BOSTON (CBS) — When the announcement was made last week that Tom Brady will be featured in a nine-part documentary titled “Man In The Arena,” the instant and obvious reaction from the sports world was that the project was created as a copy of Michael Jordan’s “The Last Dance.” The producer of Brady’s project would like to clear that up.
Speaking to Sports Illustrated’s Albert Breer, producer Gotham Chopra said that Brady’s ESPN documentary will be about chronicling the most successful career of all time by a player still active and involved in the game, unlike with Jordan and his two decades of separation.
“It’s not Tom Brady’s Last Dance,” Chopra told Breer. “It’s not that. That may or may not exist 20 years from now, I don’t know. There’s this sort of immediacy to this. … The premise [of The Last Dance] was telling stories about the seasons, whereas [Brady’s], it does feel a little bit more real time. Tom continues to be an active player. So the idea is, ‘O.K., let’s talk about these nine seasons, this incredible body of work across 20 years, and how it’s still sort of affecting him.’ … Tom’s kind of, just when you’re talking to him, it’s still very fresh, because he’s still processing a lot of things that may have happened across a season.”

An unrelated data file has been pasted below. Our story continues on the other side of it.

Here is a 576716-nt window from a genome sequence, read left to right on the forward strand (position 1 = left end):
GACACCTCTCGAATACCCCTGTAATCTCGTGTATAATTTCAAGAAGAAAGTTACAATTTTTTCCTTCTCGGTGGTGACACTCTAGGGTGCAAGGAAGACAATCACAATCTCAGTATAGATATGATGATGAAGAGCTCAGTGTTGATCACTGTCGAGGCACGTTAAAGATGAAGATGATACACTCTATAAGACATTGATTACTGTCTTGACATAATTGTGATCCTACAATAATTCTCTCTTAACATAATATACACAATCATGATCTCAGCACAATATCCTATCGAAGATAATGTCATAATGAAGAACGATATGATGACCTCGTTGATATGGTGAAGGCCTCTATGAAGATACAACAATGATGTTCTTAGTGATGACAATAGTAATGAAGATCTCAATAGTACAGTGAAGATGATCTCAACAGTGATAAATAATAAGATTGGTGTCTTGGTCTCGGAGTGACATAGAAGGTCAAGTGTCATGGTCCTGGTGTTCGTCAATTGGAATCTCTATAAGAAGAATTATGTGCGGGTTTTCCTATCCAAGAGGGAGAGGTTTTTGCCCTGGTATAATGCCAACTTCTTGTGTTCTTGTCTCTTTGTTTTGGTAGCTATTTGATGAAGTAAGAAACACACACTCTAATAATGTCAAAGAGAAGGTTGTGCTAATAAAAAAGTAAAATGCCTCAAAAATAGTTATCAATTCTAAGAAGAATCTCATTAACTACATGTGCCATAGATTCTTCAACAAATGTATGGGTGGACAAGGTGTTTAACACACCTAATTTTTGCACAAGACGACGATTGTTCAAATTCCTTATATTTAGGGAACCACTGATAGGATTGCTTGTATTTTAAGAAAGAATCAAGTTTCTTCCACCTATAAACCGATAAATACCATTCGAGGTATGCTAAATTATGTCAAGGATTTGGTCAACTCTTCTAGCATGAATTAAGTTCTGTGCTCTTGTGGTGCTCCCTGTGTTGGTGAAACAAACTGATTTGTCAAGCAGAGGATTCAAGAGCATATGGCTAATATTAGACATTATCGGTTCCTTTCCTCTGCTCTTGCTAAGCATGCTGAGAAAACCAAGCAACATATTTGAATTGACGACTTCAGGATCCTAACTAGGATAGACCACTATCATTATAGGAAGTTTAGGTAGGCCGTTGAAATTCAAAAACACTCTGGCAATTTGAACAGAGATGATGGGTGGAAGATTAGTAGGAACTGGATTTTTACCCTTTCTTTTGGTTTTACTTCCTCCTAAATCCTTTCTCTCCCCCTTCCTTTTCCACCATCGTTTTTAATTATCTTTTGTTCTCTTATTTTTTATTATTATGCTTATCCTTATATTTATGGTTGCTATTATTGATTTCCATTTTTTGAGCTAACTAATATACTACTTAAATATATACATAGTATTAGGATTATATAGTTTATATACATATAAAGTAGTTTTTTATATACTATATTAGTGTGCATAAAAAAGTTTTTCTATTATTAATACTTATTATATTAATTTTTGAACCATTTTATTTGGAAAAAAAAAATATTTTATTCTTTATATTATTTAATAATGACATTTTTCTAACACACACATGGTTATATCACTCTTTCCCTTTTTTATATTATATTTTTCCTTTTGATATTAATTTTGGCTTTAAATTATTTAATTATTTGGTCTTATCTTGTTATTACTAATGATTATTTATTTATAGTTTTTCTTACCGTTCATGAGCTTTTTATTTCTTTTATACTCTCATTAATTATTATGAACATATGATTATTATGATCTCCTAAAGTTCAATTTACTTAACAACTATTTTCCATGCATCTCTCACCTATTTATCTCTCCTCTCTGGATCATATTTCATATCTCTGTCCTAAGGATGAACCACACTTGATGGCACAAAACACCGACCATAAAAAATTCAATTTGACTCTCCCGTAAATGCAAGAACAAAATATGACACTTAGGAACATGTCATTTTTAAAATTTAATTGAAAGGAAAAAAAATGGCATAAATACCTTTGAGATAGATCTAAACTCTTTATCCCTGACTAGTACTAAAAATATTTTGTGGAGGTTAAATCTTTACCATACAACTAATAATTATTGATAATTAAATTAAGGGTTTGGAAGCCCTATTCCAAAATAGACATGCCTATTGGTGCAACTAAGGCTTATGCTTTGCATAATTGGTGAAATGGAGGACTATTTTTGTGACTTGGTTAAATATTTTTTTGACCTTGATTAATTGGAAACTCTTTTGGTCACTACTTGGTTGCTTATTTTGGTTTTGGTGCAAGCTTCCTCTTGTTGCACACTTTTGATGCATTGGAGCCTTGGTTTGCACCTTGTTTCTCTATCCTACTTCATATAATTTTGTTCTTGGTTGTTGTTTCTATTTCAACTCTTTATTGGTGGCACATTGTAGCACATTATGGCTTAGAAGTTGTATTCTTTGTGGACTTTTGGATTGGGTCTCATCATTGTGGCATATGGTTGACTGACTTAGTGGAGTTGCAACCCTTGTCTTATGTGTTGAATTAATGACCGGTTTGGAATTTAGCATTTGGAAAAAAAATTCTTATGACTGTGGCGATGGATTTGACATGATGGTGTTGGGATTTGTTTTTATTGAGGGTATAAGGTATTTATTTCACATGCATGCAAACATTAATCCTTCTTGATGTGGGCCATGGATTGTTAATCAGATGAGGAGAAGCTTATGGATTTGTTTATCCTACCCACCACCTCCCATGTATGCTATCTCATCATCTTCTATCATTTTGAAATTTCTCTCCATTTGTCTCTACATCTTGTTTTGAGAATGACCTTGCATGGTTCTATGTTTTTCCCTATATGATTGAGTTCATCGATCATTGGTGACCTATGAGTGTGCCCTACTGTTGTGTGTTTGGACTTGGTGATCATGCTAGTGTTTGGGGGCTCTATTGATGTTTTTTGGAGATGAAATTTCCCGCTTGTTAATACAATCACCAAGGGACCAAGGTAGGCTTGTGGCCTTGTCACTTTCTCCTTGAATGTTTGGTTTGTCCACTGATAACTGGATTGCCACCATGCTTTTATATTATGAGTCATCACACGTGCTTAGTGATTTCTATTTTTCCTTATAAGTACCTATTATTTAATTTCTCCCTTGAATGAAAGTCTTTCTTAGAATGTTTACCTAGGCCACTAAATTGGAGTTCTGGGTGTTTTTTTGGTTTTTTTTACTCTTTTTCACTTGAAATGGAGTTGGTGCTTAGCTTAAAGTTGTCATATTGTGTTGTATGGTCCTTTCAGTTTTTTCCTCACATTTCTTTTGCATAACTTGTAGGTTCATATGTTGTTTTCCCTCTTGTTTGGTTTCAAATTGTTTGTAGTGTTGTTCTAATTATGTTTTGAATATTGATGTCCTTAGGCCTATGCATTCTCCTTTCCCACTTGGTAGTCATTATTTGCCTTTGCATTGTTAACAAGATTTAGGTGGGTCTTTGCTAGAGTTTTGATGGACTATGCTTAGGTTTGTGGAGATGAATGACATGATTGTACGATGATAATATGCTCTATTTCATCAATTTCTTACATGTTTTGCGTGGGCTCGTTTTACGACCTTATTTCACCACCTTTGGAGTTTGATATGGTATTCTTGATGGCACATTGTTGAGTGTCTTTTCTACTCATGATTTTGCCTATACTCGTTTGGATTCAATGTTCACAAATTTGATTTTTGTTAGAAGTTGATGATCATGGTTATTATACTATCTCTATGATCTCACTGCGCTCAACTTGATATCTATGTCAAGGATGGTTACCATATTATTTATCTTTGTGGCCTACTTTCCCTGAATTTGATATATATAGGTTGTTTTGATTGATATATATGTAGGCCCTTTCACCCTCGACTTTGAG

Chopra told Breer that some of the less celebratory matters of Brady’s career — Spygate, Deflategate, his depature from New England, etc. — will be covered.
“I’ve never found with Tom where he says, ‘Dude, I’m not talking about that.’ He’s very candid and willing to speak about stuff,” Chopra told Breer.
Perhaps most interesting to Patriots fans, the interviews will seek to get inside the mind of Brady during his final three years as a Patriot, going from the low of losing Super Bowl LII, to the high of winning Super Bowl LIII, to the uncertainty in 2019 that ultimately led to the end of his career in New England.
“He was just a very different person. He had a perspective going into [Super Bowl LIII vs. the Rams]. He was reminiscing about the prior season and everything he’d learned across that season, across that Super Bowl, in losing that game. He was like, Trust me, tomorrow, I’ll be ready. He’d managed to really almost encode himself with the failure of the prior year, and it had given him some perspective going into this game. And again, it was very different.
“What he told me about that Eagles loss, it was dealing with it as a father, dealing with it as a husband. He was a very different person than with the Giants losses, he had a different perspective that I think poised him for that game. I thought, ‘Wow, it’s really interesting how a guy who’s still at it is learning like that.’ Because he’s like Jordan, he’s incomparable. There’s no one else who has that story, has that perspective.”